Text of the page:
True Singapore Horror Stories: Renovations and Interior Design Gone Wrong

True Singapore Home Renovations Horror Stories

Being a homeowner is an exciting and significant milestone in many Singaporean's lives. But all too often, we hear of bad interior design and renovation experiences marring the joy of owning a first home. 

Here are a few real-life horror stories by Singaporean homeowners, and some handy tips to keep in mind when it's your turn:

1. The Ghost of Deadlines Past

Matthew and Stephanie are meticulous and organised by nature, so it's no surprise the newly engaged couple had the renovation schedule for their upcoming home planned to a T.

Things started fine but it wasn't long before signs of trouble started appearing. "Looking back, I realise it was gradual. So maybe that's why it took a while for us to realise things were going wrong," Matthew reflected.

Tardy workers and last-minute changes eventually became workers who didn't show up at all, and in some cases, lying about their absence, as well as constant delays. The interior designer even texted at the last minute on several occasions to ask for deadline extensions.

To top things off, further delays were caused by sloppy work. "The tiles were slanted and it looked really horrible with gaps everywhere," Stephanie recalls her frustration. Eventually, the couple had to insist on a redo. All of this resulted in a total delay of nine months!

Looking back, Matthew and Stephanie concede that they could have been firmer in their dealings with the contractor. If you're faced with slipshod craftsmanship and terrible work ethic, do not be afraid to put your foot down and stand up for yourself. It helps to go into it with a clear idea of specific deliverables you will not compromise on (example: the final date of completion for all renovations).

2. The Mystery of Forgotten Agreement

Shirley couldn't wait to turn 35 - and finally purchase her first property. As a first-time homeowner, she wasn't sure where to start and was grateful when an acquaintance recommended her contractor.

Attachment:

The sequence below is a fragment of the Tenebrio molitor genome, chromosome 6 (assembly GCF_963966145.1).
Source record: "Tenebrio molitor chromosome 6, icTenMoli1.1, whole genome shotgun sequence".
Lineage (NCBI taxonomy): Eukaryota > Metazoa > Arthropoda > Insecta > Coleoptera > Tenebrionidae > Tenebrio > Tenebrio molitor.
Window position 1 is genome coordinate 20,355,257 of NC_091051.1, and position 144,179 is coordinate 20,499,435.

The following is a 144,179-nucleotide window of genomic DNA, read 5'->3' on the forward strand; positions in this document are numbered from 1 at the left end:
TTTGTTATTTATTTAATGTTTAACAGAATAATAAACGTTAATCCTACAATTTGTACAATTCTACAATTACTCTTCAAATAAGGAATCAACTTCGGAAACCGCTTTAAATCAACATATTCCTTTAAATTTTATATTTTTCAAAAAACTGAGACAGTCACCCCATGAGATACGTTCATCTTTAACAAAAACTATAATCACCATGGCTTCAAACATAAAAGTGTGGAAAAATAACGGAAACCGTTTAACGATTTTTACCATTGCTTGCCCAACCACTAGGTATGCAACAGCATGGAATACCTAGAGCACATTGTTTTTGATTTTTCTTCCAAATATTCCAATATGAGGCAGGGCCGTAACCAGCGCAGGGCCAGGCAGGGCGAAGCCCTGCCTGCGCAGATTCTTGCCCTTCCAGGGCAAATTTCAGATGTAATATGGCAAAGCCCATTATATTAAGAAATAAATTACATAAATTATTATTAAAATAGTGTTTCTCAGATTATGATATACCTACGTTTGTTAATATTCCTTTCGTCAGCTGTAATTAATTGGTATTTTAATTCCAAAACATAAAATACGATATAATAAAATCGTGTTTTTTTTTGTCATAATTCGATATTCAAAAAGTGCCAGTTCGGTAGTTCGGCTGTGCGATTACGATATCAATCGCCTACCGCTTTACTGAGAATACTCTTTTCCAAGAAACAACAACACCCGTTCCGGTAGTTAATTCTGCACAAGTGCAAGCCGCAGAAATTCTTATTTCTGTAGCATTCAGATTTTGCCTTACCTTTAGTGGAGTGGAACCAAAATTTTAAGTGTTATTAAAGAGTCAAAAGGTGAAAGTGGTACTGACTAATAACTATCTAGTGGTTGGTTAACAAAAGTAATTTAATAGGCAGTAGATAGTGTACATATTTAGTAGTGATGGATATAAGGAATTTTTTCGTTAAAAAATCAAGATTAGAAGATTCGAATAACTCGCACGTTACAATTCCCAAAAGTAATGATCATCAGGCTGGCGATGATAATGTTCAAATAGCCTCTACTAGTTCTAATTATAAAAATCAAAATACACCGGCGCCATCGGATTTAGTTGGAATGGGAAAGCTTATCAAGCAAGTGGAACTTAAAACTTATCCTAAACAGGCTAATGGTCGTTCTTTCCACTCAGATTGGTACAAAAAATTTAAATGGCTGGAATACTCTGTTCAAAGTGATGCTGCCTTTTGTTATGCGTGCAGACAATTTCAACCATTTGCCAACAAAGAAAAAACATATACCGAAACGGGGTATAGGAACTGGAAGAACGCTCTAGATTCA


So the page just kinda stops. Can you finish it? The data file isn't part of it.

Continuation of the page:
But without having done her own research on the company, Shirley soon found herself paying dearly for the mistake. The contractor was often rude and spoke brusquely to her. On-site visitations were usually an unpleasant affair with many corrections needed. Shirley recalls having to point out uneven wall corners ("They looked so ridiculous and warped!"). As a self-confessed non-confrontational person, Shirley found this to be a double unenjoyable experience.

This started escalating when the contractor started going back on his word and demanding payment for services he had previously said was complimentary, such as patching of holes in the walls. He also started feigning ignorance about the timeline agreed on, in a bid to stall for time.

On hindsight, Shirley now says she should have ensured all correspondence was done in black and white via text or e-mail. If the agreement is verbal, she suggests doing a recap via text after.

3. The Case of the Missing Contractor

Rizwan and his family of four were moving house and had purchased a resale flat. But before moving in, Rizwan was keen to give his family their dream home. So he engaged a contractor to renovate it and took a fairly hands-off approach when it came to supervising the work.

That's why Rizwan was shocked to visit the apartment a mere week before the agreed completion date and find the entire place in disarray. Debris, uninstalled panels and furnishings, and loose wiring were everywhere.

Upon confronting the contractor, he was asked to pay an extra $5,000 to complete the job, even though the family had already made full payment! After pursuing legal action, Rizwan eventually learnt that the company was in dire financial straits and had even vacated its office. The court case was drawn out for a long time and in the meantime, Rizwan ended up having to fork out extra money to hire a new contractor.

A crucial missing step was doing his due diligence first: even if it is through a recommendation from a trusted friend or family member, don't neglect your responsibility to find out more. Look for online reviews before hiring anyone. Some trusty websites and forums to try are Qanvast, RenoTalk and Hometrust.

Getting your home ready for living can be a long, tedious process. But don't let these horror stories deter you from building your dream home. Make all the money, time and care you've invested into your house worth it with sufficient protection.

With Enhanced HomePlus®, your home sweet home enjoys coverage of up to $270,000 on household contents, belongings and... renovations (of course!) when they are affected by events such as natural disasters and theft. Find out more about Enhanced HomePlus here.